I missed the details of this bust up (yet again) but I feel that comments that THM needs to be this that or the other thing fucking obnoxious as I do bitchy comments that it’s only a blog about cupcakes and THM doesn’t do feminism properly. Seems to me part of this (not scar’s comments) is about new bloggers trying to get a rep and followers by picking on one of the big players and THM is so mainstream yada yada that it needs to be taken down a peg or two. Seen it happen in far too many online communities to give it much more thought than that. *yawn*
QoT’s Words of Wisdom: Are you twelve fucking years old, Stef? “They just hate us ’cause we’re so cool, mm-hmm, pass the fruit-scented lip gloss, omg I’m so, like, over this whole thing, right, they’re like, so jealous, omg.” is your actual argument? With bonus passive-aggressive not-naming-names-because-they’re-only-doing-it-for-attention?
For those unable to see the original post, Stef is probably talking about Octavia and Scar. They’re either two Kiwi women with relatively newish blogs who think transphobia is fucking awful and should be called out, and aren’t afraid to go into spaces they perceive as inherently unsafe and call out blatant misgendering and privileging of cis women’s opinions and feelings, and an acknowledged moderation method based on Who Is Annoying Julie Right Now, where it is acknowledged that moderator comments thanked and privileged people who were being silencing and personal and transphobic …
… or they’re just, like, totally ~desperate~ for ~attention~ and can’t handle that The Hand Mirror didn’t invite them to the after-prom party.
I find the latter to be a completely convincing argument.
But it’s their blog, their rules!
A final point a lot of the defenders are bringing up is “HDU tell the Hand Mirror writers how to moderate their blog! They can do what they want!”
And this is a very valid point. God knows I’m a huge fan myself of telling people to fuck off and make their own blogs if they want to do [insert obnoxious behaviour].
But here’s the problem.
The Hand Mirror does not anywhere state, “This is not a safe space for trans* people and gendered language and silencing tactics will not be moderated.”
Their commenting policy does say abusive comments or links to abusive posts will be deleted – yet moderators basically encouraged people to continue posts at their own sites,which was read by at least one commenter as saying “you have to go deal with [commenter who was accused of transphobia] at his own blog where he will probably continue to be transphobic at you but we don’t care about that.”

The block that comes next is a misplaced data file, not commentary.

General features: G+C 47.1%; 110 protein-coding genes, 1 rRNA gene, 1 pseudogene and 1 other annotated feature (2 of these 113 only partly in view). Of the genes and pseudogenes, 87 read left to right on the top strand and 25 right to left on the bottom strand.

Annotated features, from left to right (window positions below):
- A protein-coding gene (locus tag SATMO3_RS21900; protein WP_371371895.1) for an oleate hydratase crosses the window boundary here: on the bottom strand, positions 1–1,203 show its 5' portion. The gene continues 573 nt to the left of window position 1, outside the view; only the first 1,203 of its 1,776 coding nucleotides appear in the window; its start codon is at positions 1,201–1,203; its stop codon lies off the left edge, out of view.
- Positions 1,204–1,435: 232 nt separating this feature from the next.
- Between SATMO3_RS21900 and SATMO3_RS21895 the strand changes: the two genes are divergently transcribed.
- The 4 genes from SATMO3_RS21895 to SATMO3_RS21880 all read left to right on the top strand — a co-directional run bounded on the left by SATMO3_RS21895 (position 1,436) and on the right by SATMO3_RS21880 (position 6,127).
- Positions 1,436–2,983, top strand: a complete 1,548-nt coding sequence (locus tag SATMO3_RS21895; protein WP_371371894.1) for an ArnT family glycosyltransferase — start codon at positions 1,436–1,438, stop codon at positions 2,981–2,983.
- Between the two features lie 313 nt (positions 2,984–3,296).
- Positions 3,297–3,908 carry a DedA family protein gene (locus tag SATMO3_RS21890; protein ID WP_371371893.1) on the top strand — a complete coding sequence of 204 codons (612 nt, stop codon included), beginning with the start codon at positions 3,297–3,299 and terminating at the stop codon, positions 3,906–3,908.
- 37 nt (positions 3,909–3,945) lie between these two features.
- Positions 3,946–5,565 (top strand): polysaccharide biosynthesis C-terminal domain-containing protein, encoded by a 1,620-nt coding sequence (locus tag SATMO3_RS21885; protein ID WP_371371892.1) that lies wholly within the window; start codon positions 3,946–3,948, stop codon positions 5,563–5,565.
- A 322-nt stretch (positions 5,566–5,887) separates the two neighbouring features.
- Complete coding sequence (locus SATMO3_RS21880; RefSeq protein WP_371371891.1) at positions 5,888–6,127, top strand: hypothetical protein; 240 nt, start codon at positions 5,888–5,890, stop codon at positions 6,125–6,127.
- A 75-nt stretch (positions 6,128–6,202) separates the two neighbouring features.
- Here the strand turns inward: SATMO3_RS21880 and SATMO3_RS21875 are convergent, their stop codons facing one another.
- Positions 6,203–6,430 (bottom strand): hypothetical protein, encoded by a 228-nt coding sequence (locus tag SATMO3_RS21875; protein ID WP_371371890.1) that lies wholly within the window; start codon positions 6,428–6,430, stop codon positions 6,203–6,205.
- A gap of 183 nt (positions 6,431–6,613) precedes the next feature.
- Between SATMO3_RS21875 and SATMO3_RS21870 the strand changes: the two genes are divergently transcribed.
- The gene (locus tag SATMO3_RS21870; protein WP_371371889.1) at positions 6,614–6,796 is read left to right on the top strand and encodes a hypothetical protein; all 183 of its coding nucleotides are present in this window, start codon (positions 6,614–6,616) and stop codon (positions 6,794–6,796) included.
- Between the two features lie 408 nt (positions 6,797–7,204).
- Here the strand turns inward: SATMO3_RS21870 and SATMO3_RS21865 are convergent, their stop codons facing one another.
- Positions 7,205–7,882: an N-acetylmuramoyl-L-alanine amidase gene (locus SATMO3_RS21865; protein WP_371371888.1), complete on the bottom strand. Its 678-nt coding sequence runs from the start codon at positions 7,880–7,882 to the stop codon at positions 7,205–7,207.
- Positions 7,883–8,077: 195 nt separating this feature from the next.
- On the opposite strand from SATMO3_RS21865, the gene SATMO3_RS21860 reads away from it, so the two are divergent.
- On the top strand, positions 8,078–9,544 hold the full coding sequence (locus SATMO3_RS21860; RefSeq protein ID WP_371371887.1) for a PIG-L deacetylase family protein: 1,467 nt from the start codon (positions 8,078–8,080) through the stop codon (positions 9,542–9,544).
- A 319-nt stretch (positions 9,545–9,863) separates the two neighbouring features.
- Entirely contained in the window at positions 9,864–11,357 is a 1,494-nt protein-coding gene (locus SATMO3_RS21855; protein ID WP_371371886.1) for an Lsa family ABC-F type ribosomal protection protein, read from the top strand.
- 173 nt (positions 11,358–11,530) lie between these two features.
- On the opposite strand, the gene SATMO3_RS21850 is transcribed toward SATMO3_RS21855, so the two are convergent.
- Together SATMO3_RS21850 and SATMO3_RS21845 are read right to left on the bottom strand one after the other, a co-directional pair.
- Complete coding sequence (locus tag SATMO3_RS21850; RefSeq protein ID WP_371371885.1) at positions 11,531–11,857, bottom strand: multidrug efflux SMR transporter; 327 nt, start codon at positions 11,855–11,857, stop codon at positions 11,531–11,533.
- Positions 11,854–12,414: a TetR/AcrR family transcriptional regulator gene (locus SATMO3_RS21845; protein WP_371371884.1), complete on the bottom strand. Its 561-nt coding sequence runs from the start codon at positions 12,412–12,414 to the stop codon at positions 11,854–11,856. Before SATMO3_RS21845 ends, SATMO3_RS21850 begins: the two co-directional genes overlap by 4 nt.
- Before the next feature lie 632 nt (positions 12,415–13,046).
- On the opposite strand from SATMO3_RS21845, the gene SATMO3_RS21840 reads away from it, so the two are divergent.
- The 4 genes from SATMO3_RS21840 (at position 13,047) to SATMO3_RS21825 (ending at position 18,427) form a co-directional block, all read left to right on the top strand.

The commenting policy does say, “Disagreement should be written in a manner that does not demean either party.” But this was clearly not interpreted by anyone at the Hand Mirorr as do not refer to a trans woman as a “tough guy”, nor do not tell trans women that they shouldn’t be offended because “guy” is a totes gender neutral term.
And the explicit stated purpose of their comment policy is:
We want this to be a safe space for women, and indeed for those who are othered in an internet (and political) culture dominated by white heterosexual men of comfortable income and right-wing politics.
Scar and other commenters aren’t actually holding The Hand Mirror to any higher standard than The Hand Mirror’s writers have already set for themselves. If The Hand Mirror team want to clarify that no, they aren’t going to police transphobic language and no, they aren’t going to firmly moderate on any other basis than “I was tired and anyway you’re a troll” then now is their chance to make that clear to everyone.
Going on what has happened, and how they have followed up? It’s pretty clear to me.
*In case I haven’t repeated this slightly key point enough? “Blatant transphobia” apparently doesn’t cover referring to trans women as “internet tough guys” and refusing to accept that others find that offensive!
Soooooooo the big ol’ SlutWalk issue. The ultimate expression of grrl power ever or massive enforcement of the dominance of cis white voices in gender-oriented progressive politics? THAT IS THE QUESTION. Nah, that’s just me being trite.
That Whole Reclaiming Thing
The aspect I probably have the least issue with is the reclaiming of “slut”, because it’s a reclamation I’ve made for years. Back in my Livejournal days I was a member of a community called sluts4choice, a group with a stated goal of fucking with the heads of antichoice scum by saying yes, we enjoy sex and yes, we can have abortions if that goes wrong and no, we aren’t going to keep our legs shut or apologise or play the moralistic but-my-contraception-failed-and-I’m-monogamous-and-my-life-was-in-danger, the distancing oh-I-support-choice-but-I’ve-never-had-a-dirty-yuck-abortion games.